The 1956 Santorini earthquake and its devastating aftermath

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The date is July 9, 1956 and Santorini is as beautiful as it has always been with its white and blue adobe buildings perched on the caldera cliffs. The markets are filled with venders eager to sell their fresh produce. To any regular native of Santorini this seems like another day of business and enjoyment.

But then, without warning in the early hours of the morning, disaster struck. Santorini was hit by a 7.5 magnitude earthquake, the largest to ever be seen in Europe in the 20th century. It was followed by a tsunami 25 meters high.

At least 53 people were killed and more than 100 were injured. 35 percent of the houses collapsed and 45 percent suffered major or minor damage. Almost all public buildings were completely destroyed.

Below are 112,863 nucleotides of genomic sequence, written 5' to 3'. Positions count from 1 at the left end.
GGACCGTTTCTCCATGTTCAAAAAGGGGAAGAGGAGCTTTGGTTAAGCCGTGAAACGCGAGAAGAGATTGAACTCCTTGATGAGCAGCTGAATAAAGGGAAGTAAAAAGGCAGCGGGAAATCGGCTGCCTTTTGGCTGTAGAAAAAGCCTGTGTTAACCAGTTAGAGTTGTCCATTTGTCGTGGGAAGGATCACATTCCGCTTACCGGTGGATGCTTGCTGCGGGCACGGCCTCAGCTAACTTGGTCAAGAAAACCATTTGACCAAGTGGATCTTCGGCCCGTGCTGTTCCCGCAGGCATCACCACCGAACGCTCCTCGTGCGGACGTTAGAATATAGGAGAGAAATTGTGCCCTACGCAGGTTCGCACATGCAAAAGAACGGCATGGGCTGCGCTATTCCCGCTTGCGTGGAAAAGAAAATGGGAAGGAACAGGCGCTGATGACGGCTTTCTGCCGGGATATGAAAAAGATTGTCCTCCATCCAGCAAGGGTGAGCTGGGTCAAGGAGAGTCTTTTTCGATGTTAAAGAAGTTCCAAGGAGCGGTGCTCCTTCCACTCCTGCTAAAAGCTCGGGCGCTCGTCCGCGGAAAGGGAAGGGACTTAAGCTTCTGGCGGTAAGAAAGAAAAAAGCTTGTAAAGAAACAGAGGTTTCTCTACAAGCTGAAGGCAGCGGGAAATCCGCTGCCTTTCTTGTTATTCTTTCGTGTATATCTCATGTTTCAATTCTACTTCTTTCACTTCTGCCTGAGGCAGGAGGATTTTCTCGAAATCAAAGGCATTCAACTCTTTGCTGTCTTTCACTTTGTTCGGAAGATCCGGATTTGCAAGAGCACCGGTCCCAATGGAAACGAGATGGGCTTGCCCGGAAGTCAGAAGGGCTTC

Such devastation led to a huge internal migration of the population of Santorini, mainly to Athens.

Apart from Santorini, the islands of Amorgos (the epicentre of the earthquake), Anafi, Astypalea, Ios, Paros, Naxos, Kalymnos, Leros, Patmos and Lipsi were also severely damaged. A total of 529 houses were destroyed, 1,482 were severely damaged and 1,750 were lightly damaged. 

The quake tested the state machinery, which had not yet recovered from the 1953 major earthquakes in Zakynthos, Cephalonia and Ithaca. 

Prime Minister Konstantinos Karamanlis declared Santorini a state of “large-scale local disaster” and visited the affected area on July 14.

Many countries offered to send aid to relieve the earthquake victims. The only country whose help Greece refused was Great Britain, perhaps because of the Cyprus problem, which was then on the rise with the EOKA uprising.

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